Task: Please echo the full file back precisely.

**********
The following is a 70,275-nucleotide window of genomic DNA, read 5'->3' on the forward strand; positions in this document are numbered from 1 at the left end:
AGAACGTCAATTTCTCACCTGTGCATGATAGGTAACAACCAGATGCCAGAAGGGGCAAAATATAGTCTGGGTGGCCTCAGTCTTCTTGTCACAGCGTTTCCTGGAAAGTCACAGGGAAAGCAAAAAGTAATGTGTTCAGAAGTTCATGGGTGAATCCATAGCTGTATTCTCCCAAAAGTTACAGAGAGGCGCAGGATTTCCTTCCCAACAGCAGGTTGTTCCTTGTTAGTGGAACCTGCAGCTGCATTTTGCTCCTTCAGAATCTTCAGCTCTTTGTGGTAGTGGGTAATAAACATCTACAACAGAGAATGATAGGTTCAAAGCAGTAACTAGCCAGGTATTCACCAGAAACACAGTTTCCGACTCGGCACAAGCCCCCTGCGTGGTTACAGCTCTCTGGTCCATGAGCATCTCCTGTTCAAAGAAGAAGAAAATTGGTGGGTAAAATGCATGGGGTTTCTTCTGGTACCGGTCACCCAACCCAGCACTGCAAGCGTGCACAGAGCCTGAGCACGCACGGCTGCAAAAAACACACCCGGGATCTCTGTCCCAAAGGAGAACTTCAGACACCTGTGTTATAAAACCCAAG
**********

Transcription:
The following is a 70,275-nucleotide window of genomic DNA, read 5'->3' on the forward strand; positions in this document are numbered from 1 at the left end:
AGAACGTCAATTTCTCACCTGTGCATGATAGGTAACAACCAGATGCCAGAAGGGGCAAAATATAGTCTGGGTGGCCTCAGTCTTCTTGTCACAGCGTTTCCTGGAAAGTCACAGGGAAAGCAAAAAGTAATGTGTTCAGAAGTTCATGGGTGAATCCATAGCTGTATTCTCCCAAAAGTTACAGAGAGGCGCAGGATTTCCTTCCCAACAGCAGGTTGTTCCTTGTTAGTGGAACCTGCAGCTGCATTTTGCTCCTTCAGAATCTTCAGCTCTTTGTGGTAGTGGGTAATAAACATCTACAACAGAGAATGATAGGTTCAAAGCAGTAACTAGCCAGGTATTCACCAGAAACACAGTTTCCGACTCGGCACAAGCCCCCTGCGTGGTTACAGCTCTCTGGTCCATGAGCATCTCCTGTTCAAAGAAGAAGAAAATTGGTGGGTAAAATGCATGGGGTTTCTTCTGGTACCGGTCACCCAACCCAGCACTGCAAGCGTGCACAGAGCCTGAGCACGCACGGCTGCAAAAAACACACCCGGGATCTCTGTCCCAAAGGAGAACTTCAGACACCTGTGTTATAAAACCCAAG